April 2015, Volume 65, Issue 4

Short Communication

Opinions of university students on honour killings: Perspective from Islamabad and Rawalpindi

Masood Ali Shaikh  ( Independent Consultant, Gulshan-e-Iqbal, Karachi. )
Anila Kamal  ( National Institute of Psychology, Quaid-i-Azam University, Islamabad. )
Irum Naqvi  ( National Institute of Psychology, Quaid-i-Azam University, Islamabad. )

Abstract

Honour killing incidents have been reported from every province of Pakistan. In 2014 a pregnant woman was killed in front of Lahore High Court, by her family members, in the name of honour. This study was conducted to determine the perspective of university students on honour killing with specific reference to one such killing incident in Lahore. Cumulatively, 989 students participated in the survey. Compared with female students, male students were less likely to agree and were more unequivocal that a woman has a right to marry any man she wants despite her family\'s disapproval, in a statistically significant manner. Similarly, male students were statistically significantly more likely to report that killing in the name of honour is always justified and were less equivocal about it compared to female students. Nonetheless, cumulatively 824 (83.3%) students believed that killing in the name of honour is not always justified.
Keywords: Legal age, Marriage, Students, Pakistan.


Introduction

Honour killing is a form of domestic violence, and Wikipedia defines honour killing as "homicide of a member of a family by other members, due to the perpetrators\' belief that the victim has brought shame or dishonour upon the family or has violated the principles of a religion, usually for reasons such as refusing to enter an arranged marriage, being in a relationship that is disapproved by their family, having sex outside marriage, becoming the victim of rape, dressing in ways which are deemed inappropriate, or engaging in homosexual relations".1,2 Killings in the name of honour have been reported from Asia, Africa, and Middle East; while in Europe it has been reported among migrants.3-6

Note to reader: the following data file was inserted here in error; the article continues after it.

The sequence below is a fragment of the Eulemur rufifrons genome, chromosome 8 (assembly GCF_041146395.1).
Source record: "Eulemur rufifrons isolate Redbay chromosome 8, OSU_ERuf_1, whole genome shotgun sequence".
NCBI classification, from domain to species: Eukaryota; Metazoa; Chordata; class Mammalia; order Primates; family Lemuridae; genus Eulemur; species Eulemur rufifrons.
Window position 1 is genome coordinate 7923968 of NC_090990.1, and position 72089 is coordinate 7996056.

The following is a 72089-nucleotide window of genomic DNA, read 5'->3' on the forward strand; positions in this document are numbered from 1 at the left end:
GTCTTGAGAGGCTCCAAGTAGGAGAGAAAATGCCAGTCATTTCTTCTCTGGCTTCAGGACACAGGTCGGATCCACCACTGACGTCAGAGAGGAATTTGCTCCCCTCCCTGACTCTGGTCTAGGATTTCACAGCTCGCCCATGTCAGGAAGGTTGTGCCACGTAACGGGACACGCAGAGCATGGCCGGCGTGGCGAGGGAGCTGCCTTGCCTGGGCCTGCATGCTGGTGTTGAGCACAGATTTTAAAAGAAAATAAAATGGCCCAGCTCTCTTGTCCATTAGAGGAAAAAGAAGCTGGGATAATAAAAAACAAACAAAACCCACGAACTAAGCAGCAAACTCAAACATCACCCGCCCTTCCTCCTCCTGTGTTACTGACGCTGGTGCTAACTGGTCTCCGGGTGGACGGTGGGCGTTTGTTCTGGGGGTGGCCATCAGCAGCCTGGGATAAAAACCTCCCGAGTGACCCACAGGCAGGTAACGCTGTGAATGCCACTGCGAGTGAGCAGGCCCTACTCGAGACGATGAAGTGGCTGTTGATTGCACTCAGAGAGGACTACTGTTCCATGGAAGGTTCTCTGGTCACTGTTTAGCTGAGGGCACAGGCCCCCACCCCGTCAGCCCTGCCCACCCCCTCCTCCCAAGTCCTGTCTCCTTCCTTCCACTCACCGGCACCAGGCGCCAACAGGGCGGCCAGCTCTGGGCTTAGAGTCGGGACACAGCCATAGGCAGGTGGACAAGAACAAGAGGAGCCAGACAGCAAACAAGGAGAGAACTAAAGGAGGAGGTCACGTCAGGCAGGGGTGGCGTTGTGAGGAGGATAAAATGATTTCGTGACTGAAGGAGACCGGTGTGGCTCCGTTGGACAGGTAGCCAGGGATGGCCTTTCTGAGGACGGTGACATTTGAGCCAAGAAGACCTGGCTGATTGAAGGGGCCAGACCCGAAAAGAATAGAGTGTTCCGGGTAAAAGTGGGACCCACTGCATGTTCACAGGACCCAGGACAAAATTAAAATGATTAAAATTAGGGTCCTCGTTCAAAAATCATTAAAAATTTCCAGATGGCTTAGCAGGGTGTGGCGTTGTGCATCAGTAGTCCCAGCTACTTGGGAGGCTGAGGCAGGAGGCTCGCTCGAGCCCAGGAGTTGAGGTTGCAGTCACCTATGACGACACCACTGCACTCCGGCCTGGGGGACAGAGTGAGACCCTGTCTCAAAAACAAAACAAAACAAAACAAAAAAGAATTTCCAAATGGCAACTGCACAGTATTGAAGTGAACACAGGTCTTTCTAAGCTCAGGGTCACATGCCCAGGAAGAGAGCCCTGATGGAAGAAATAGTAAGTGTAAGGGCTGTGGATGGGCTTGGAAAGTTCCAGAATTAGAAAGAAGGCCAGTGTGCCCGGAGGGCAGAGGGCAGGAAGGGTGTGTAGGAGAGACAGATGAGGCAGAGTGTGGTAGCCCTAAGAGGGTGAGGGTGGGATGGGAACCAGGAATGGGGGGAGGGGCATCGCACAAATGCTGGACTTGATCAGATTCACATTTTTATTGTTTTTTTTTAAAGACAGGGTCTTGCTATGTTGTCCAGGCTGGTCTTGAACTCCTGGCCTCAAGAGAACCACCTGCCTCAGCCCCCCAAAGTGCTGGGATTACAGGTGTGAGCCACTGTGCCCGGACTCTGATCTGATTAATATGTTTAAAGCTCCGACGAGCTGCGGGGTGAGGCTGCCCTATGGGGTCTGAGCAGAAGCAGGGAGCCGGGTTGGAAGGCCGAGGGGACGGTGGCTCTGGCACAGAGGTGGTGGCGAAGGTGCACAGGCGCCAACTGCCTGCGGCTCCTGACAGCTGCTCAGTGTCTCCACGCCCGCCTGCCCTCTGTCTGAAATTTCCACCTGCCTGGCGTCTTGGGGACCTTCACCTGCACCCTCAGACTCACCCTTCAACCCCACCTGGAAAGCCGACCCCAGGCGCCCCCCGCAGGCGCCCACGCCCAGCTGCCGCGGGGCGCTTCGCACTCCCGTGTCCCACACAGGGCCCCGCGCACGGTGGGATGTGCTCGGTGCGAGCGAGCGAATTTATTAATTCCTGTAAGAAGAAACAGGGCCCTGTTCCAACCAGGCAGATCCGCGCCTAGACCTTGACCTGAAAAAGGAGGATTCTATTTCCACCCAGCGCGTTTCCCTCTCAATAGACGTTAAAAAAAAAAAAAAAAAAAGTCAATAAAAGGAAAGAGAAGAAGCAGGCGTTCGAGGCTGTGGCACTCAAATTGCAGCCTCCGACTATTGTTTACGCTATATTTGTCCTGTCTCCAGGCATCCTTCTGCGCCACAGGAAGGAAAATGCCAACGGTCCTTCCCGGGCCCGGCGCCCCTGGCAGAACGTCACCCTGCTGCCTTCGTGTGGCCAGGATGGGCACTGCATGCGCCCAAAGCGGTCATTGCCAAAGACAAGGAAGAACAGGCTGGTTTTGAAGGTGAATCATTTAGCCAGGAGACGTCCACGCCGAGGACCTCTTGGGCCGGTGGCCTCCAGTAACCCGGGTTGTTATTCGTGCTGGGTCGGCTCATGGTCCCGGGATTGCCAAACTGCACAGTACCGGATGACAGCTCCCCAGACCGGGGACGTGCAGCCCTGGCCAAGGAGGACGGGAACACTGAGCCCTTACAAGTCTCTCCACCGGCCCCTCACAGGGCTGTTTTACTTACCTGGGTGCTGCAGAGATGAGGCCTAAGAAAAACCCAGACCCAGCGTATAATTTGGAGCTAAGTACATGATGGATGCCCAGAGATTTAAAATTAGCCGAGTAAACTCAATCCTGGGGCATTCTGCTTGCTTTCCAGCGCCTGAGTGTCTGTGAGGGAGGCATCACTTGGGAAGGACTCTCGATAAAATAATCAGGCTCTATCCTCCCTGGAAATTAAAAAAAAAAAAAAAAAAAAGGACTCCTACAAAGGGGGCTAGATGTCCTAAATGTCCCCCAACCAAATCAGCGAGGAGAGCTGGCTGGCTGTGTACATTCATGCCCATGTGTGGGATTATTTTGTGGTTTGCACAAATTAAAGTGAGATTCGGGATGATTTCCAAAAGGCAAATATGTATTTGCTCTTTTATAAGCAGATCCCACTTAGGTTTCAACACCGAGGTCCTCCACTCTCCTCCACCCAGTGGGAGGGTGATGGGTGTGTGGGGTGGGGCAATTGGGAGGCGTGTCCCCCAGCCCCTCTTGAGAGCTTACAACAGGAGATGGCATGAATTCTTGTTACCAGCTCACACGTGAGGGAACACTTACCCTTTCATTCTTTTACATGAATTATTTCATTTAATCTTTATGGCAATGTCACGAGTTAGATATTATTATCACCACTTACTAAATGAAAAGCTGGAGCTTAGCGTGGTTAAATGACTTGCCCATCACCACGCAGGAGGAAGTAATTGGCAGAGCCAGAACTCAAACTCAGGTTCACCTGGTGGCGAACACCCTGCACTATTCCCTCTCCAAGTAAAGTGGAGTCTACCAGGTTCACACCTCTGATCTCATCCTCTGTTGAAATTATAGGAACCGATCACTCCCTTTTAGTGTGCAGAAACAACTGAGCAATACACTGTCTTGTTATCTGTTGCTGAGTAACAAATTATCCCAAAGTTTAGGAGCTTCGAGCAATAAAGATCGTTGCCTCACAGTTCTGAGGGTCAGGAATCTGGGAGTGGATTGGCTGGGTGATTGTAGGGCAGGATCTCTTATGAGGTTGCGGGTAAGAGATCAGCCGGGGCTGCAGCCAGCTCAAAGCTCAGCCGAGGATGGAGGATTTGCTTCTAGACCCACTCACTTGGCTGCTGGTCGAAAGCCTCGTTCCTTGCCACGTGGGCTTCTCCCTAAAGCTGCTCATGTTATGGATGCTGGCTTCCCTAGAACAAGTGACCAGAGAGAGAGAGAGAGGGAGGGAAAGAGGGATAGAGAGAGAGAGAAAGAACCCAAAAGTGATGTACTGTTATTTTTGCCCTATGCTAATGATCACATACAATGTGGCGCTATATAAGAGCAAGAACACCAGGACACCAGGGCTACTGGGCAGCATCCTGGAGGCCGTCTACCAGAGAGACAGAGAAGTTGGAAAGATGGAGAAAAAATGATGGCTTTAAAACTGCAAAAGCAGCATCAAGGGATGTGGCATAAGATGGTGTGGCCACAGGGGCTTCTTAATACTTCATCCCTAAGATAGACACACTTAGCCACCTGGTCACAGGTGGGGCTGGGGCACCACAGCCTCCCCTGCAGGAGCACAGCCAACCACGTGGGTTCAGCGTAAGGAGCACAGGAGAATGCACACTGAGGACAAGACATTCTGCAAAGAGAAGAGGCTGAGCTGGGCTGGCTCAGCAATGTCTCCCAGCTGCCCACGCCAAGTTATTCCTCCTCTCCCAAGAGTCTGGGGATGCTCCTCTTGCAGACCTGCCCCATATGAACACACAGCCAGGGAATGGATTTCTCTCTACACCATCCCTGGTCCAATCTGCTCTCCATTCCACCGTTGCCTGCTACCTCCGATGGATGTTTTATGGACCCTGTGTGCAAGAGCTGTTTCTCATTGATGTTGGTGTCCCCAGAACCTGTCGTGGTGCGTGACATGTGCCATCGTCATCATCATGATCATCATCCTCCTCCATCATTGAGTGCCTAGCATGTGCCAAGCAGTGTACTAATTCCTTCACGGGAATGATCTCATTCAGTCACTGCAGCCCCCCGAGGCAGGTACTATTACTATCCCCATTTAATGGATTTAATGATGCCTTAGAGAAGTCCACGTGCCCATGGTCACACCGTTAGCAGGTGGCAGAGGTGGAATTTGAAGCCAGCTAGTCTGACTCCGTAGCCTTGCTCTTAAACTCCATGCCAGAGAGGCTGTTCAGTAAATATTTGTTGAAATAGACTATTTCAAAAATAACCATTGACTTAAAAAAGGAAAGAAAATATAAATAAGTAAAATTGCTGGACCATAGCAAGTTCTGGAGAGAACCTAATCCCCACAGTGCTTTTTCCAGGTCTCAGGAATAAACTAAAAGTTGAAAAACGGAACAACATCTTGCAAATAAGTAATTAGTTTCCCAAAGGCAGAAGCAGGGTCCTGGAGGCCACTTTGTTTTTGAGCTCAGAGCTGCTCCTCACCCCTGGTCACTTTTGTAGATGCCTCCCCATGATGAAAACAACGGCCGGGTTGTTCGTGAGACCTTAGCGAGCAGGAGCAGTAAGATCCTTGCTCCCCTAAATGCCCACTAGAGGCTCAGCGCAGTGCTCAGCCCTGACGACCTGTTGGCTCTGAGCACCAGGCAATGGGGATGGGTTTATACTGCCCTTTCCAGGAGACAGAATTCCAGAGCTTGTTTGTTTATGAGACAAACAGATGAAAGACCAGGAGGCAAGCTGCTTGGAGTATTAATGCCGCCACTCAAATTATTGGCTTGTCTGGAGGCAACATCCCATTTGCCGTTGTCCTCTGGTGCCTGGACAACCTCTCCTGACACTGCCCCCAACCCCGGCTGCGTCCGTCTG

Only one study has reported on the epidemiological profile of honour killings in Pakistan, reporting 1957 such killings from 2004 to 2007 with a mean annual rate of 15.0 per million, among women/girls aged 15-64 years.7 A study based on 630 respondents aged 18-71 years in Islamabad reported in 2006 that based on a given vignette that majority of respondents considered honour killing justifiable.8 Human Rights Commission of Pakistan reported 869 honour killing of women in 2013.9
In May 2014, a pregnant woman was stoned to death by her family members in front of Lahore High Court, for marrying the man she loved, over her family\'s disapproval; a gruesome incident that was widely reported by international news media.10 There are no studies in Pakistan on the opinions of graduate and under-graduate students on opinions on honour killing or on any specific honour killing incident in Pakistan. This study was conducted to determine the perspective of university students on honour killing with specific reference to one such killing incident in Lahore.


Methods and Results

Using a pre-tested, self-administered questionnaire; a cross-sectional survey with convenience sampling was conducted among 20 to 29 year old male and female graduate and undergraduate students in 2 private and 4 public universities in the twin cities of Islamabad and Rawalpindi.
Opinions about the recent honour killing incident as well as other questions about opinions on men and women\'s rights to marry, daughters and wives obedience to fathers and husbands, and justifiability of killing in the name of honour were asked. The questionnaire was prefaced with the statement \'Did you hear or read about one woman who was stoned to death by her family members, outside Lahore High Court in a so-called honour killing for marrying the man she loved\'. Questionnaire comprised of close-ended questions, and was administered from June to September 2014.  Four trained male and female graduate students approached students in university campuses in Islamabad and Rawalpindi, and distributed the questionnaires after obtaining verbal informed consent and collected the completed questionnaires while ensuring complete confidentiality.
Data were analyzed using statistical package STATA 13, by applying chi-squared test to assess the independent associations between categorical variables studied and gender. Statistical significance was defined as two-sided P-value of <0.05. All the affirmative answers were combined with \'May be\' and \'Don\'t know\', and compared with negative replies. This was done to determine the statistical association of affirmative and equivocality of responses.
Cumulatively, 989 students participated in the survey; 523 (52.9%) males, and 466 (47.1%) females; with 457 (46.2%) enrolled in bachelors programme, while the rest in masters programme. The mean age of male and female students was 23.2±2.8 years and 22.2±1.7 years respectively. The mean age of both sexes was found to be statistically significantly different (p-value = <0.0001), with male students being older than female.